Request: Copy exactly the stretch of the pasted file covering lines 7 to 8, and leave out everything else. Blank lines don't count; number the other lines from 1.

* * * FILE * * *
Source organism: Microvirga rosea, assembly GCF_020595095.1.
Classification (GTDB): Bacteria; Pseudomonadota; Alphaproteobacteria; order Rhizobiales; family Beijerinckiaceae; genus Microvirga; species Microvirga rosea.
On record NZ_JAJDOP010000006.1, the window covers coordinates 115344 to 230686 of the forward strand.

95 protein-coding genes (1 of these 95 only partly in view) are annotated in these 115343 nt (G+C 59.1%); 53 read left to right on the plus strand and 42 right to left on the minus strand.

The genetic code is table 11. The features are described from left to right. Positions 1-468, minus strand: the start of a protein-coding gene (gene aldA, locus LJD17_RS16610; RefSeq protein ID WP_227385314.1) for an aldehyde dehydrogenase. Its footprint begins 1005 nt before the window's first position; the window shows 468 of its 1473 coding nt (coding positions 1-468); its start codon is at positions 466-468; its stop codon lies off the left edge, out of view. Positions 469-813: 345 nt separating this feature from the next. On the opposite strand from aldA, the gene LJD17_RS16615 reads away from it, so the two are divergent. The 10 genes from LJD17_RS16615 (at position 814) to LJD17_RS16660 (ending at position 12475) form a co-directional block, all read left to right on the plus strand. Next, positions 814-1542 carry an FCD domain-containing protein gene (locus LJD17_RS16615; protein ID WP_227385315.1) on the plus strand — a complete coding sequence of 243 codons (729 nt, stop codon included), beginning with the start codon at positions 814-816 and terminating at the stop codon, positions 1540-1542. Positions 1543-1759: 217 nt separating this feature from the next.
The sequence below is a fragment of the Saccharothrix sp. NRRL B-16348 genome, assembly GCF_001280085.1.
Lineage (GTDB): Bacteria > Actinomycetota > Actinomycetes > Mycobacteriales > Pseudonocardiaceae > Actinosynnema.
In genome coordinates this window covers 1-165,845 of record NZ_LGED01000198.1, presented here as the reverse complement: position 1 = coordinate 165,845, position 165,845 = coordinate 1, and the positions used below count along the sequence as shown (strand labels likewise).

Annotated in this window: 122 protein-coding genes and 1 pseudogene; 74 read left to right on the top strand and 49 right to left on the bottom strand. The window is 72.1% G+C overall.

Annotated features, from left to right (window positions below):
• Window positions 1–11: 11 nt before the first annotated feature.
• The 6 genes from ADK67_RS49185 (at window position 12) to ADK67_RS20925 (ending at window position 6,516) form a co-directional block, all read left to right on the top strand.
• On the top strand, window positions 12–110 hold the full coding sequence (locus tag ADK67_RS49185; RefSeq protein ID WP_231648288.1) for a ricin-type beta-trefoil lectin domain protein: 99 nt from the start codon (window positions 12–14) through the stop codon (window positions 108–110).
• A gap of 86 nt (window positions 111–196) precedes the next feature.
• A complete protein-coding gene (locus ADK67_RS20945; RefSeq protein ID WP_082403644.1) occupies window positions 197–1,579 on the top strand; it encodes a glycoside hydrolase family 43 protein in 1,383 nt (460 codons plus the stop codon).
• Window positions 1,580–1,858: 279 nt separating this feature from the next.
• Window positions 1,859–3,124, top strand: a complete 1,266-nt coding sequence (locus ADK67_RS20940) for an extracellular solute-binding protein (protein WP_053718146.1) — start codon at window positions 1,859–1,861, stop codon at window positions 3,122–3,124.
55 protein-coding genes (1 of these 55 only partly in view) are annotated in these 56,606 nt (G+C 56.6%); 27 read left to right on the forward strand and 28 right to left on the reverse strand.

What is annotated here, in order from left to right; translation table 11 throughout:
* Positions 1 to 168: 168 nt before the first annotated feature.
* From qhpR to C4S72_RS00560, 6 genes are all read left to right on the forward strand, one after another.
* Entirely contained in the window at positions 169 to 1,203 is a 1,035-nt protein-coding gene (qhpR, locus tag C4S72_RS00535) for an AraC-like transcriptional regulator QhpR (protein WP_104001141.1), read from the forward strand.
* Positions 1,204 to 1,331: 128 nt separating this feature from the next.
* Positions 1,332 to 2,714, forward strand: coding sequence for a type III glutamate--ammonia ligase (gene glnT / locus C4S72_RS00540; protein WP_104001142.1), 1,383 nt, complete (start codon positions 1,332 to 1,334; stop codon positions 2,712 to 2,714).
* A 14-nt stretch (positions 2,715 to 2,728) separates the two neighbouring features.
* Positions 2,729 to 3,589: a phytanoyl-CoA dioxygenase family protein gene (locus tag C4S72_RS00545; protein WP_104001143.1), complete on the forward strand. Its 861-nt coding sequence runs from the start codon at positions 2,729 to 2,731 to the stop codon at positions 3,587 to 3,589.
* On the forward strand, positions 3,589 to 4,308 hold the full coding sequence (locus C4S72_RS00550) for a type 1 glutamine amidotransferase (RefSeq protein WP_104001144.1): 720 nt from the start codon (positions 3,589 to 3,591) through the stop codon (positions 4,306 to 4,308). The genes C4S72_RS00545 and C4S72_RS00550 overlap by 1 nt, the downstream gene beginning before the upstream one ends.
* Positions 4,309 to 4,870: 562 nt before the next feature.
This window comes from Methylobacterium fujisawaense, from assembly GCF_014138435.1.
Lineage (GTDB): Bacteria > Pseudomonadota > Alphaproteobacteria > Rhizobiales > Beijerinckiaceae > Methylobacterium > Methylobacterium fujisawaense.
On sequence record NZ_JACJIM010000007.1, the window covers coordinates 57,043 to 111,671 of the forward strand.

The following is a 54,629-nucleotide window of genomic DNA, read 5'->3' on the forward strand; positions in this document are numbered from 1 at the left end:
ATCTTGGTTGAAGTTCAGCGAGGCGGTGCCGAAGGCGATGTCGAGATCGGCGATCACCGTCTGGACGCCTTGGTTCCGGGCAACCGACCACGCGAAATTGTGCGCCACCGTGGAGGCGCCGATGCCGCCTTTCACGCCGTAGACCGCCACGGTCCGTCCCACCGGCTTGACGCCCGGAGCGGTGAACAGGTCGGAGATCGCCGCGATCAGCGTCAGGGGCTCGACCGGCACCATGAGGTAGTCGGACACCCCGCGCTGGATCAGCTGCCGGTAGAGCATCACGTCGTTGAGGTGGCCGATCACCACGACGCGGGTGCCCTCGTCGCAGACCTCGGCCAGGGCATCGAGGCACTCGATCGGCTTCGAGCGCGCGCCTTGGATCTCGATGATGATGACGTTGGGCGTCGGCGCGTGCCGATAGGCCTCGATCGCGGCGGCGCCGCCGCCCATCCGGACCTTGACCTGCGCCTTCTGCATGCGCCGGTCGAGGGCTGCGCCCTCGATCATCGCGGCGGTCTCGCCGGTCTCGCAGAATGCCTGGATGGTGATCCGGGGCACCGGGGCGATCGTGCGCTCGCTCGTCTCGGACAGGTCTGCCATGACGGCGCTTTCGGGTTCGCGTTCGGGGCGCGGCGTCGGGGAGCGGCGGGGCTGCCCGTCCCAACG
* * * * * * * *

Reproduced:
Lineage (GTDB): Bacteria > Actinomycetota > Actinomycetes > Mycobacteriales > Pseudonocardiaceae > Actinosynnema.
In genome coordinates this window covers 1-165,845 of record NZ_LGED01000198.1, presented here as the reverse complement: position 1 = coordinate 165,845, position 165,845 = coordinate 1, and the positions used below count along the sequence as shown (strand labels likewise).